TVP or not TVP? That is the que-seitan.

Luciana sent me two packages of Daiya, because I swooned my butt off after getting a chance to try some while at Joni‘s earlier this month. I shall never swoon again: I feel guilty when friends spend their hard-earned cash on me, but…Daiya is rather swoon-worthy. And that’s coming from someone who used to be hooked on cheese (Switzerland, anyone?), but who found herself not even missing cheese anymore after a few years of eating vegan feasts.

I think it smells and tastes like Tofutti slices, except without the hydrogenated crap. It’s good vegan cheese, but the husband claims it’s not true to form just yet. Wherein you find out he is just as annoying as I am…
In my opinion, it needs just a bit more oomph to be truly exceptional. Maybe a pinch more salt? Some maca powder? Something! But it’s almost there, and I would bathe in it if I could.

Pizza was of course number one on the to-do list, so I made these crumbles using a trimmed down list of the spices Joni came up with for the TVP version, and simply followed the seitan chorizo crumbles method. I’m not a fan of TVP personally, that’s why I decided to give it a go with seitan instead. Update: Made these with TVP (with trimmed down list of spices like here) and am now a convert.

A note on heat: cayenne pepper heat levels depend on the brand, so start small and build up from there, to make sure the pepperoni isn’t too spicy for your tastebuds.

Seitan Pepperoni Crumbles:

1 cup (144 g) vital wheat gluten
1/4 teaspoon ground black pepper
1/4 teaspoon fine sea salt
1 tablespoon (7 g) paprika
1 tablespoon (8 g) garlic powder
1/2 teaspoon red pepper flakes
1 teaspoon Sucanat
1 teaspoon dried basil
1/2 teaspoon cayenne pepper (I usually use 1 teaspoon, but mine appears to be milder than most)
2 tablespoons (30 ml) olive oil
1 tablespoon (15 ml) liquid smoke
1/4 cup (60 ml) water, a touch more if needed, 1 tablespoon (15 ml) at a time

Combine gluten and spices in a medium bowl.
Place oil and liquid smoke in a frying pan. Combine with dry ingredients, using a spatula. Add water and start mixing it all in, using your fingertips, crumbling the mixture between your fingers until no dry spots are left. Add a touch more water if the mixture is too dry.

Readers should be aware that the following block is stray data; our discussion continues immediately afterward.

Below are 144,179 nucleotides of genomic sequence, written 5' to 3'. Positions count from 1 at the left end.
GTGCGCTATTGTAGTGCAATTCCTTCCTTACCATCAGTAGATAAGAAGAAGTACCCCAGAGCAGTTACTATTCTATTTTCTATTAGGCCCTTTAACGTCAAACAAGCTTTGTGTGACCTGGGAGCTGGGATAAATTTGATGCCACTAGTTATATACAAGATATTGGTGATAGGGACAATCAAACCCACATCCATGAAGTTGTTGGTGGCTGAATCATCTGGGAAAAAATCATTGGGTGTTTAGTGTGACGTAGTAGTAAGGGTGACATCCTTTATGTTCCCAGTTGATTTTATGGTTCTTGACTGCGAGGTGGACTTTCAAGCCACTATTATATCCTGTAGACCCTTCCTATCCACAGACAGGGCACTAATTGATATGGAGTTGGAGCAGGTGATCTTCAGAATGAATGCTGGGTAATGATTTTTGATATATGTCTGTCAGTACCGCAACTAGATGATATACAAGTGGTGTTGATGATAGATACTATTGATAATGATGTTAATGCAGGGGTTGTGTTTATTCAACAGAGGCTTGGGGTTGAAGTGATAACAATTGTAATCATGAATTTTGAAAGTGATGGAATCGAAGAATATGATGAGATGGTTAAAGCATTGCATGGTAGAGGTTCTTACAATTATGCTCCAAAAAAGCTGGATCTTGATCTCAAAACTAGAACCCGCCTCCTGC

Start frying the crumbles on medium heat, breaking apart the eventual larger crumbles, and stirring constantly for 8 minutes, or until just browned up.

Yield: About 2 1/2 cups (312 g)

  • cali says:

    when i first tried daiya at a pizza place, i wasn’t blown away.. it was fine, but not all of what people were saying.. but then i bought some.. and made grilled cheese sandwiches.. and mac n’cheese. and i was hooked. i still think there’s room for improvement.. anyone else have issues with the weird snoty sort of texture? i’ve totally gotten used to it.. but it’s still a little wierd.. yet it does melt well and gets gooey so i’m happy to have it!

    • Celine says:

      I think the snotty texture you’re mentioning happens when you’re too generous with it. apply a thinner layer, and it should (s)not be a problem anymore.

  • Afsoon says:

    daiya hasn’t won me over yet. i think i just had a bed experience with it at whole foods. but huzzah for seitan crumbles!

  • This pizza dough looks fabulous! Need to try out those seitan crumbles for sure!
    You know, I haven’t tried Daiya just yet(I tried Teese once and couldn’t do it again) so I think that’s why I haven’t tried it yet. I’ve just became adjusted to not eating cheese. I think your comment about Daiya being so close to tasting like the dairy version, it will happen one day. In the mean time I enjoy my cheese less pizza with pesto sauce. yum!

  • Melisser says:

    I’m more of a seitan gal as well. That pizza looks delish!

    • Celine says:

      seitan gals, unite. I’m mostly anti-TVP because we get enough soy elsewhere. dog knows I wouldn’t want to grow boobies. or something.

  • Hey! I am not into tvp nor seitan, but I do prefer the latter. I tried your recipe today with boyfriend, but I got confused with the directions. I mixed the water with the dry ingredients and mixed them then I crumbled it over the pan that I put the oil and liquid smoke. Is this how you do it? Because it was the gluten was stiff and it wasnt easy to make the crumbles! But still, it came out good, I have to say it’s on my top 3 favorite gluten recipes!!!
    Thank you for the amazingness of your recipes!
    much love
    xxx

    • Celine says:

      you have to mix the dry ingredients separately, add them to the oil and liquid smoke in the pan, then add 1/4 cup water and more if needed, mixing with your fingers to create crumbles. if it was hard to mix, you probably need to add more water than 1/4 cup. I usually go for 1/3 cup myself.
      I’m glad you liked the recipe and thank you for trying it so promptly even though you’re not even into seitan in the first place. :)